I’m not about to start waxing lyrically about how I’m a pessimist, or a realist (of which I am neither) or any other kind of ‘ist’ really. If I was forced to choose one like my very existence relied upon it, I would be somewhere between optimist and opportunist.

For me, I strongly believe that we are in full control of our own destiny. We are our own Sky Wizard, and as such, it’s up to us to get about fixing the things we don’t like. And let me tell you, there was a lot about 2016 that was not to like. I’m sure everyone has their own list of reasons that 2016 could fuck right of and your probably damn well happy that it has!

However, on the other hand, there was a lot about 2016 that was to like, a lot!

2016 was a year of change for us in the Edge household. The first half was pretty mundane. Work was pretty straightforward, Mel was plowing through her pregnancy (and bags of chips) with flying colours. Lucas was getting in trouble looking under the toilet doors as school (to see people wee), and we were fostering rescued Greyhounds. By all accounts, most likely an average 6 months in an average Australian family of 3.

The second half of the year was where things got interesting.

Without a shadow of a doubt, the highlight of my (our?) year was finally getting to meet Flynn. You can read the story of his Birth here. He is an incredibly sweet, calm and easy going little boy. He has brought a sense of calm to us both that we didn’t know before, both Mel and I love him dearly. As we do both of our sons.

Mel had made the decision to take a full 12 months maternity leave after Flynn was born. A decision that had (and still has) my full support. When Lucas was 6 months old, Mel made the tough decision of returning to work. Even though things have worked out fine, has always felt that this was the wrong thing to do.

And you know what, even though money is tight, we shop at Aldi, and no longer eat meat, things have been great! Both boys are thriving, Mel is a lot more relaxed (most days) and she has an incredible bond with the boys that is completely different to mine.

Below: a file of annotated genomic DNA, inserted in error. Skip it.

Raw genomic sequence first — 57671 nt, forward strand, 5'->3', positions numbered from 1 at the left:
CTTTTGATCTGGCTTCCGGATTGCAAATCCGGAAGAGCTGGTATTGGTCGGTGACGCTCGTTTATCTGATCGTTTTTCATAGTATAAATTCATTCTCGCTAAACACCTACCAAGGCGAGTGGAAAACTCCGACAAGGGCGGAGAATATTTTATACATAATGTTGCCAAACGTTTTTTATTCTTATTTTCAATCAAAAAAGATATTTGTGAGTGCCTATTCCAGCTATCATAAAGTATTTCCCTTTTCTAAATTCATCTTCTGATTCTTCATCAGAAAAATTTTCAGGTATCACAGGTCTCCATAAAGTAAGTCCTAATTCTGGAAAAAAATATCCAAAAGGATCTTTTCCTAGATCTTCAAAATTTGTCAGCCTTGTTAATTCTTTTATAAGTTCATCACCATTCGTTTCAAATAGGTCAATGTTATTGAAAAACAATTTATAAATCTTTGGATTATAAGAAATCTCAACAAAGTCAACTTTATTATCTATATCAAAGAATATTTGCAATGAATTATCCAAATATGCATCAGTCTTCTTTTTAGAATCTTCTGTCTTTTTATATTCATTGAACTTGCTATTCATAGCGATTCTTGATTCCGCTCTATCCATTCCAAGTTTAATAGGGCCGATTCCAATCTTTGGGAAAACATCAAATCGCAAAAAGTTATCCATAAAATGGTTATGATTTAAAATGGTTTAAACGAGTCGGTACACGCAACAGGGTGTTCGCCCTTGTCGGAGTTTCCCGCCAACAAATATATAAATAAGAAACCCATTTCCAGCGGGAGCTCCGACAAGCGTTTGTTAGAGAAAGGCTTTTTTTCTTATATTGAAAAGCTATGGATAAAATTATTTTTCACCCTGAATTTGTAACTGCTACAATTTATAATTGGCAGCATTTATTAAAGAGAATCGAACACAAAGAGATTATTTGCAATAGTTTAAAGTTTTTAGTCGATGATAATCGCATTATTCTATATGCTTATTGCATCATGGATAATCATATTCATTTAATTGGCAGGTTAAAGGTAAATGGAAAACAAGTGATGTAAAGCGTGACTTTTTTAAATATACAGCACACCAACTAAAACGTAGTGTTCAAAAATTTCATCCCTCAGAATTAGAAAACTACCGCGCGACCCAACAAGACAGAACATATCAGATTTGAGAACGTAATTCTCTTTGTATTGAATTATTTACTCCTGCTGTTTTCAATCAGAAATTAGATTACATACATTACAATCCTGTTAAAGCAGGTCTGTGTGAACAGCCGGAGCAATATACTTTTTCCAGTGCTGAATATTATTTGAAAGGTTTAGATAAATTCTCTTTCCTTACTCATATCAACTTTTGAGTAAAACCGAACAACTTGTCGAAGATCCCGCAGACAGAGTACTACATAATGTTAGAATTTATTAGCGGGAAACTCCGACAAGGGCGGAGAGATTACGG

I reckon anyone that claims to be a perfect father is fooling themselves, but not fooling anyone else. Parenting is hard work! It’s the hardest bloody thing I’ve ever done. And it’s a heck of a lot of responsibility. I’m sure I’m not the only one to feel this way? It’s our job, to care for, nurture and mold this person into the kind of adult that will be able to function in an ever changing society. That’s some heavy shit right there! I’m flat out most days just getting myself to do the things that I need to to get through my day. Brush my teeth, shower before work, no sugar in my 4th cup of coffee for the day. And that’s before 8am.

For my brother and I, we grew up in a pretty typical household. Dad worked (a lot), Mum did the household stuff, and we went to school. Both my parents are fantastic. They sacrificed everything to bring us from the UK to Australia in 1989, so I’m not about to get on my soapbox about how my childhood was hard, and that it’s not my fault that I am the way I am. But it is you see. Yes, Dad was quite authoritative and at times dictatorial, but we were kids. Pushing the boundaries, testing the limits and creating chaos wherever we went.

Do I want to be that kind of parent to my boys? No. Am I? Sometimes, yes. And it’s not until it’s too late, that I realise that I am slipping back into learned habits.

I’m sure by now you’re thinking ‘Why the bloody hell is he banging on about his daddy and 1989 when this is supposed to be about 2016?”. Well, I do have a point, and I’m getting to that (Shush Mel, my stories are important, however meandering.)

Back in October, we had Lucas assessed by a pediatrician. A pediatrician that charged us $400 to have us and his teacher do all the work for her. (I’m definitely in the wrong line of work.) Long story short, she came to the conclusion that Lucas has symptoms that suggest he has ADHD. I say suggest because I’m still not convinced, or i could just be reluctant to label the boy. Nonetheless, he does behave different to other boys his age and has issues recognising boundaries and when Mum and Dad are feeling the pressure of a constant barrage of begging for the tiniest morsel of our own dinner. Coincidentally exactly the same as his.

He can be an incredibly sweet boy, and has an amazing zest for life that i think all adults forget. Life has a nasty habit of making us get way too serious about things, and we can sometimes forget to have a sense of humor.

And here it is, the point of the last few paragraphs is that coming out of 2016 and in to 2017, we’ve had a lot of changes in our household. Quite significant ones at that. Most notable is the obvious additional mouth to feed (good on you love, you’re boobs are doing a great job!), we’ve had a significant drop in income while an increase in expenses and lastly. We’re having to completely redesign the way we parent. And it is unquestionably more of a lesson for Mel and I than it is for Lucas.

So here I am, jumping on the bandwagon that is full of people that proudly chime “Fuck off 2016!”, as we launch into what I’m going to call “Fuck yes, 2017!”

That’s all for now. I’d love to hear what you have said goodbye to in 2016! I’m sure you’ve got your own stories to tell.

If I’m not back in 5 minutes. Just wait longer!

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To the Man who failed me..

Three words come to mind when I think of my Dad.

Narcissist, Selfish and Liar.